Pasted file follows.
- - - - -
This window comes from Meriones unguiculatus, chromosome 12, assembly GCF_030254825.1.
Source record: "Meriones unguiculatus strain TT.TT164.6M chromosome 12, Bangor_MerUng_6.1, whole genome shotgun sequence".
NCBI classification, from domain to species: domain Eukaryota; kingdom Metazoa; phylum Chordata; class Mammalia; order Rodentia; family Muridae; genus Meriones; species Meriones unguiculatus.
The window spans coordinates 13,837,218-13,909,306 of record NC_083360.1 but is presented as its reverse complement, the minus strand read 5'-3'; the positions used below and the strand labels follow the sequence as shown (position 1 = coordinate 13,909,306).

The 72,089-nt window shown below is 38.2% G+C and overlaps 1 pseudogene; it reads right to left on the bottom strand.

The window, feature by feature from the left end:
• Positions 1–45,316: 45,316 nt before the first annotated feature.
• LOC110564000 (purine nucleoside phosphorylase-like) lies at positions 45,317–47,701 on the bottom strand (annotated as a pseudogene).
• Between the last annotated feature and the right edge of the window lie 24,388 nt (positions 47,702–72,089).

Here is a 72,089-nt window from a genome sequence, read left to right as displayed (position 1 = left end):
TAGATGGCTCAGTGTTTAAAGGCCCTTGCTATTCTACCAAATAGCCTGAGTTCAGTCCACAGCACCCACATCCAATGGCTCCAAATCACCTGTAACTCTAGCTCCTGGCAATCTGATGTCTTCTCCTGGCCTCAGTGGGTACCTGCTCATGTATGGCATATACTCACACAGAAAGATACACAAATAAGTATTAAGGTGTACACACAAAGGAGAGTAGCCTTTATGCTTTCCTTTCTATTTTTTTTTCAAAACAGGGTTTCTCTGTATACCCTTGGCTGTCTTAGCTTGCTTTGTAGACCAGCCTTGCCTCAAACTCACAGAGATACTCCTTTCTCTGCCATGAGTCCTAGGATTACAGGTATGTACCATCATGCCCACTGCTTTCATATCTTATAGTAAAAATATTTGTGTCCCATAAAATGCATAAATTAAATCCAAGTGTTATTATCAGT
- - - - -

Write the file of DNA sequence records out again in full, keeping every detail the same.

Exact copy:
This window comes from Meriones unguiculatus, chromosome 12, assembly GCF_030254825.1.
Source record: "Meriones unguiculatus strain TT.TT164.6M chromosome 12, Bangor_MerUng_6.1, whole genome shotgun sequence".
NCBI classification, from domain to species: domain Eukaryota; kingdom Metazoa; phylum Chordata; class Mammalia; order Rodentia; family Muridae; genus Meriones; species Meriones unguiculatus.
The window spans coordinates 13,837,218-13,909,306 of record NC_083360.1 but is presented as its reverse complement, the minus strand read 5'-3'; the positions used below and the strand labels follow the sequence as shown (position 1 = coordinate 13,909,306).

The 72,089-nt window shown below is 38.2% G+C and overlaps 1 pseudogene; it reads right to left on the bottom strand.

The window, feature by feature from the left end:
• Positions 1–45,316: 45,316 nt before the first annotated feature.
• LOC110564000 (purine nucleoside phosphorylase-like) lies at positions 45,317–47,701 on the bottom strand (annotated as a pseudogene).
• Between the last annotated feature and the right edge of the window lie 24,388 nt (positions 47,702–72,089).

Here is a 72,089-nt window from a genome sequence, read left to right as displayed (position 1 = left end):
TAGATGGCTCAGTGTTTAAAGGCCCTTGCTATTCTACCAAATAGCCTGAGTTCAGTCCACAGCACCCACATCCAATGGCTCCAAATCACCTGTAACTCTAGCTCCTGGCAATCTGATGTCTTCTCCTGGCCTCAGTGGGTACCTGCTCATGTATGGCATATACTCACACAGAAAGATACACAAATAAGTATTAAGGTGTACACACAAAGGAGAGTAGCCTTTATGCTTTCCTTTCTATTTTTTTTTCAAAACAGGGTTTCTCTGTATACCCTTGGCTGTCTTAGCTTGCTTTGTAGACCAGCCTTGCCTCAAACTCACAGAGATACTCCTTTCTCTGCCATGAGTCCTAGGATTACAGGTATGTACCATCATGCCCACTGCTTTCATATCTTATAGTAAAAATATTTGTGTCCCATAAAATGCATAAATTAAATCCAAGTGTTATTATCAGT